Other AST Challenges 

Minocycline and tigecycline are IDSA-recommended agents for treatment of CRAB, yet tigecycline continues to be a challenge from an AST-perspective due to the absence of breakpoints. No breakpoint-setting organizations—neither CLSI, FDA, nor EUCAST— provide tigecycline breakpoints for Acinetobacter spp. So, tigecycline and Acinetobacter will continue to be another clinical microbiology conundrum—used clinically—but given the absence of breakpoints, there are substantial technical challenges in performing MIC-based testing and its interpretation.26-28

CRAB and Public Health 

Finally, what is being done to combat CRAB and other multidrug-resistant A. baumannii infections? CRAB presents some unique challenges to prevention and detection, especially due to its tremendous abundance in long-term care facilities, its ability to survive on surfaces for long periods of time, and its poor performance on assays for phenotypic carbapenemase detection. This last point is a good one to reiterate: unlike Enterobacterales or Pseudomonas aeruginosa, the modified carbapenemase inactivation method (mCIM) and CarbaNP perform poorly with A. baumannii, and thus are not approved for use for CRAB isolates.19 Many commercially available molecular methods also do not include OXA-23 and OXA-24, the two most common acquired carbapenemases identified in CRAB in the US.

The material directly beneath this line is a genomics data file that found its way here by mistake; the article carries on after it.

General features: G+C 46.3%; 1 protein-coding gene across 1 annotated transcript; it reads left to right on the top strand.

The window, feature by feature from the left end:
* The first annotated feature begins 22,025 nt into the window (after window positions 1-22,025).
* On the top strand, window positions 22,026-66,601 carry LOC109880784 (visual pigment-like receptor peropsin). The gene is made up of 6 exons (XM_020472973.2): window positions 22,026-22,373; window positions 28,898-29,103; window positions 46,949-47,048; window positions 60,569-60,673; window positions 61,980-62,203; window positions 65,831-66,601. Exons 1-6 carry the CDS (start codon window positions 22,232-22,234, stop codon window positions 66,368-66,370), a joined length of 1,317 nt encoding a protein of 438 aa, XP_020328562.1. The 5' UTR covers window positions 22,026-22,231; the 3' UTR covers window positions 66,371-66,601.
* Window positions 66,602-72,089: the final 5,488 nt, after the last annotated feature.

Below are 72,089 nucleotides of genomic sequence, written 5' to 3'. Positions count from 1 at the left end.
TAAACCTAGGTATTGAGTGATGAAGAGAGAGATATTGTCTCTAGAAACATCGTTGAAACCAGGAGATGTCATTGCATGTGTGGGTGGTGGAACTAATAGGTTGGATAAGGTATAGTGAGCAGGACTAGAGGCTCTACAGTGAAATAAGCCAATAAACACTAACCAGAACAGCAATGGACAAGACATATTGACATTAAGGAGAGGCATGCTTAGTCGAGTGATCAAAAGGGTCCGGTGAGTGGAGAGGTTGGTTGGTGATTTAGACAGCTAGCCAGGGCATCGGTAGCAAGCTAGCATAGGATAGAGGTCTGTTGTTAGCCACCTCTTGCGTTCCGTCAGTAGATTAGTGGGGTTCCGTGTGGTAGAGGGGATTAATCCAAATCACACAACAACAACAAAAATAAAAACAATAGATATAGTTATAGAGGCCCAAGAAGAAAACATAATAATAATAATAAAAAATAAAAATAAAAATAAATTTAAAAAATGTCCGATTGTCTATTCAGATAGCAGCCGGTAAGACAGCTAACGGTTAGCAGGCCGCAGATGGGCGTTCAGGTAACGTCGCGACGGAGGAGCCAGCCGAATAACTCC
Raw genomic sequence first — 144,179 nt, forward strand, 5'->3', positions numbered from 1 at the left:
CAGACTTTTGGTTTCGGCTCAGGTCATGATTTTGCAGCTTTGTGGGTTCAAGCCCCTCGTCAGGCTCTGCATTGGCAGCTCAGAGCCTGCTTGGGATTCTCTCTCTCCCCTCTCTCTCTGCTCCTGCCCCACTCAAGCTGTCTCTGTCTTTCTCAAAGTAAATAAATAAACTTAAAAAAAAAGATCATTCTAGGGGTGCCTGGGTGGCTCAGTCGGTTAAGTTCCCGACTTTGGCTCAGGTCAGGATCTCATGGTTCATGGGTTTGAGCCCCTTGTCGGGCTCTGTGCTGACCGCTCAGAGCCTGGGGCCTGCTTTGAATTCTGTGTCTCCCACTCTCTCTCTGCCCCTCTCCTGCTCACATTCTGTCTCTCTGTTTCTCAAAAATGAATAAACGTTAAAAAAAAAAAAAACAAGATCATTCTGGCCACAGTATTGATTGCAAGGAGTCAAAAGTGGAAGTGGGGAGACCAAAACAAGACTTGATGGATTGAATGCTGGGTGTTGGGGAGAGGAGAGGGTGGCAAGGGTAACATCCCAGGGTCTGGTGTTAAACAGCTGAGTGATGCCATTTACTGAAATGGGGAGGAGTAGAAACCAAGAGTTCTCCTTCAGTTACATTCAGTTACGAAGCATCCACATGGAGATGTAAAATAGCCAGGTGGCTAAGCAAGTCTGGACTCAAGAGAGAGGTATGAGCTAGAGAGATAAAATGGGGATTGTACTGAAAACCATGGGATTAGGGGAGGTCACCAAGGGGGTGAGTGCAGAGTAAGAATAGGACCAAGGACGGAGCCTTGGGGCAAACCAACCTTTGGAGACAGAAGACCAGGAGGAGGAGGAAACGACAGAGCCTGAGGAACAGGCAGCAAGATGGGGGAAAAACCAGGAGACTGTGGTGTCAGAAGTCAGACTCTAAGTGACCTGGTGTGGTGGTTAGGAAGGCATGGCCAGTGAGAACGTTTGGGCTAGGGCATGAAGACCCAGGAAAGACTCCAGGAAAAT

CRAB is one of the priority targets for testing in the Centers for Disease Control and Prevention’s (CDC) Antimicrobial Resistance Laboratory Network (AR Lab Network).29 State and local public health laboratories (PHLs) actively recruit clinical labs to submit clinical isolates of A. baumannii resistant to imipenem, meropenem, or doripenem (MIC ≥ 8 μg/mL). At PHLs, these isolates are tested for carbapenemase activity and mechanisms (including KPC, NDM, VIM, IMP, OXA-48, OXA-23, and OXA-24) and evaluated against a broad panel of anti-gram-negative antimicrobial agents. Whole genome sequencing is utilized in the identification of additional carbapenemases, tracing intra- and inter- facility transmission, and understanding the molecular epidemiology of submitted isolates. Seven AR Lab Network Regional labs also perform colonization screening for specific carbapenemase-producing CRAB. This screening is a pillar of the prevention, infection control, and response arms of the AR Lab Network.